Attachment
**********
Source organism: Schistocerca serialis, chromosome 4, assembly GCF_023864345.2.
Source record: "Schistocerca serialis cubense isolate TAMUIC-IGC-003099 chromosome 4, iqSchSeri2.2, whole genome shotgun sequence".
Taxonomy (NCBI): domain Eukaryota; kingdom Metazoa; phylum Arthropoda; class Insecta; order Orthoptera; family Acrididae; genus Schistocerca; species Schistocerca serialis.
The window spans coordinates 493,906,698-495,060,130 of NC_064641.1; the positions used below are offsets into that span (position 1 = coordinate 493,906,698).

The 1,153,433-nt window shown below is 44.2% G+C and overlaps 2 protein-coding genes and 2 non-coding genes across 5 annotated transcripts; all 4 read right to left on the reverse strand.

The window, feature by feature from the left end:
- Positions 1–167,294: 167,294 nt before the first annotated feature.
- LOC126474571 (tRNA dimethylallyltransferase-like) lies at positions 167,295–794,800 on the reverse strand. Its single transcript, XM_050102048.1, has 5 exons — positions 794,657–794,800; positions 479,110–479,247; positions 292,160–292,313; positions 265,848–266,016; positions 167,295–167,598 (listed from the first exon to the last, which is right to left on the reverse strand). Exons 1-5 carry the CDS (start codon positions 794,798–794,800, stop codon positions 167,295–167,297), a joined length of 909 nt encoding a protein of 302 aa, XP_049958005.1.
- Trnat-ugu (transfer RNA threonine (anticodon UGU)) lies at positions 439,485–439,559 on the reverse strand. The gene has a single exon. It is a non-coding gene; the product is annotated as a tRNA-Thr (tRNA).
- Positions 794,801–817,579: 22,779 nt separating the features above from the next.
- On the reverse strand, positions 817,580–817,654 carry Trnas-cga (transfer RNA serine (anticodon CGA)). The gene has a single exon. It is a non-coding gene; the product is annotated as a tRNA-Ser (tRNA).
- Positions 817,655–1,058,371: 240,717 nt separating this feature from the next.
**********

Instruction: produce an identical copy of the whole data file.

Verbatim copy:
Source organism: Schistocerca serialis, chromosome 4, assembly GCF_023864345.2.
Source record: "Schistocerca serialis cubense isolate TAMUIC-IGC-003099 chromosome 4, iqSchSeri2.2, whole genome shotgun sequence".
Taxonomy (NCBI): domain Eukaryota; kingdom Metazoa; phylum Arthropoda; class Insecta; order Orthoptera; family Acrididae; genus Schistocerca; species Schistocerca serialis.
The window spans coordinates 493,906,698-495,060,130 of NC_064641.1; the positions used below are offsets into that span (position 1 = coordinate 493,906,698).

The 1,153,433-nt window shown below is 44.2% G+C and overlaps 2 protein-coding genes and 2 non-coding genes across 5 annotated transcripts; all 4 read right to left on the reverse strand.

The window, feature by feature from the left end:
- Positions 1–167,294: 167,294 nt before the first annotated feature.
- LOC126474571 (tRNA dimethylallyltransferase-like) lies at positions 167,295–794,800 on the reverse strand. Its single transcript, XM_050102048.1, has 5 exons — positions 794,657–794,800; positions 479,110–479,247; positions 292,160–292,313; positions 265,848–266,016; positions 167,295–167,598 (listed from the first exon to the last, which is right to left on the reverse strand). Exons 1-5 carry the CDS (start codon positions 794,798–794,800, stop codon positions 167,295–167,297), a joined length of 909 nt encoding a protein of 302 aa, XP_049958005.1.
- Trnat-ugu (transfer RNA threonine (anticodon UGU)) lies at positions 439,485–439,559 on the reverse strand. The gene has a single exon. It is a non-coding gene; the product is annotated as a tRNA-Thr (tRNA).
- Positions 794,801–817,579: 22,779 nt separating the features above from the next.
- On the reverse strand, positions 817,580–817,654 carry Trnas-cga (transfer RNA serine (anticodon CGA)). The gene has a single exon. It is a non-coding gene; the product is annotated as a tRNA-Ser (tRNA).
- Positions 817,655–1,058,371: 240,717 nt separating this feature from the next.